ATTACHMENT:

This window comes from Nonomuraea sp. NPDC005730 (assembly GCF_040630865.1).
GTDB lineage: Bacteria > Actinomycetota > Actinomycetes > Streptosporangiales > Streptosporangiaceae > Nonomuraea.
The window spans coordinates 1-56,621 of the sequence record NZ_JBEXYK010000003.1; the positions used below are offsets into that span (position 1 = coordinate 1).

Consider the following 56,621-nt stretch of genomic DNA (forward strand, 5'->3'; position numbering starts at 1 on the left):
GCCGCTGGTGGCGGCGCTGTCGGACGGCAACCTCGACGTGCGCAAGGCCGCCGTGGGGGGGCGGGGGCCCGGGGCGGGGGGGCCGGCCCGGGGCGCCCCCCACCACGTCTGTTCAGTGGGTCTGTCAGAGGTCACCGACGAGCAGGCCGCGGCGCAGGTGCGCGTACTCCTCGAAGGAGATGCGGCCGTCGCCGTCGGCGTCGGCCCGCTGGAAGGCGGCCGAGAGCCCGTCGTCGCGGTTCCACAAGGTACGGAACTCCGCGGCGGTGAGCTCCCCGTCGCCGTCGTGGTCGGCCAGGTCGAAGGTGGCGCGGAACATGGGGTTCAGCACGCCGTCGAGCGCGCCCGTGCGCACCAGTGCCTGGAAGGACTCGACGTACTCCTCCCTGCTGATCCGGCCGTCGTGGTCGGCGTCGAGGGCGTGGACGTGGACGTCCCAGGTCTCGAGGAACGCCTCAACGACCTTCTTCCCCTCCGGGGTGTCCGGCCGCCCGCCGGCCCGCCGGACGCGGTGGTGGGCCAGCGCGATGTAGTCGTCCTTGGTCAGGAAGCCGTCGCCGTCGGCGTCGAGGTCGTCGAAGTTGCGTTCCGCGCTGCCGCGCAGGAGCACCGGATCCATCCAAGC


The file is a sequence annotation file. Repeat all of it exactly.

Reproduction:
This window comes from Nonomuraea sp. NPDC005730 (assembly GCF_040630865.1).
GTDB lineage: Bacteria > Actinomycetota > Actinomycetes > Streptosporangiales > Streptosporangiaceae > Nonomuraea.
The window spans coordinates 1-56,621 of the sequence record NZ_JBEXYK010000003.1; the positions used below are offsets into that span (position 1 = coordinate 1).

Consider the following 56,621-nt stretch of genomic DNA (forward strand, 5'->3'; position numbering starts at 1 on the left):
GCCGCTGGTGGCGGCGCTGTCGGACGGCAACCTCGACGTGCGCAAGGCCGCCGTGGGGGGGCGGGGGCCCGGGGCGGGGGGGCCGGCCCGGGGCGCCCCCCACCACGTCTGTTCAGTGGGTCTGTCAGAGGTCACCGACGAGCAGGCCGCGGCGCAGGTGCGCGTACTCCTCGAAGGAGATGCGGCCGTCGCCGTCGGCGTCGGCCCGCTGGAAGGCGGCCGAGAGCCCGTCGTCGCGGTTCCACAAGGTACGGAACTCCGCGGCGGTGAGCTCCCCGTCGCCGTCGTGGTCGGCCAGGTCGAAGGTGGCGCGGAACATGGGGTTCAGCACGCCGTCGAGCGCGCCCGTGCGCACCAGTGCCTGGAAGGACTCGACGTACTCCTCCCTGCTGATCCGGCCGTCGTGGTCGGCGTCGAGGGCGTGGACGTGGACGTCCCAGGTCTCGAGGAACGCCTCAACGACCTTCTTCCCCTCCGGGGTGTCCGGCCGCCCGCCGGCCCGCCGGACGCGGTGGTGGGCCAGCGCGATGTAGTCGTCCTTGGTCAGGAAGCCGTCGCCGTCGGCGTCGAGGTCGTCGAAGTTGCGTTCCGCGCTGCCGCGCAGGAGCACCGGATCCATCCAAGC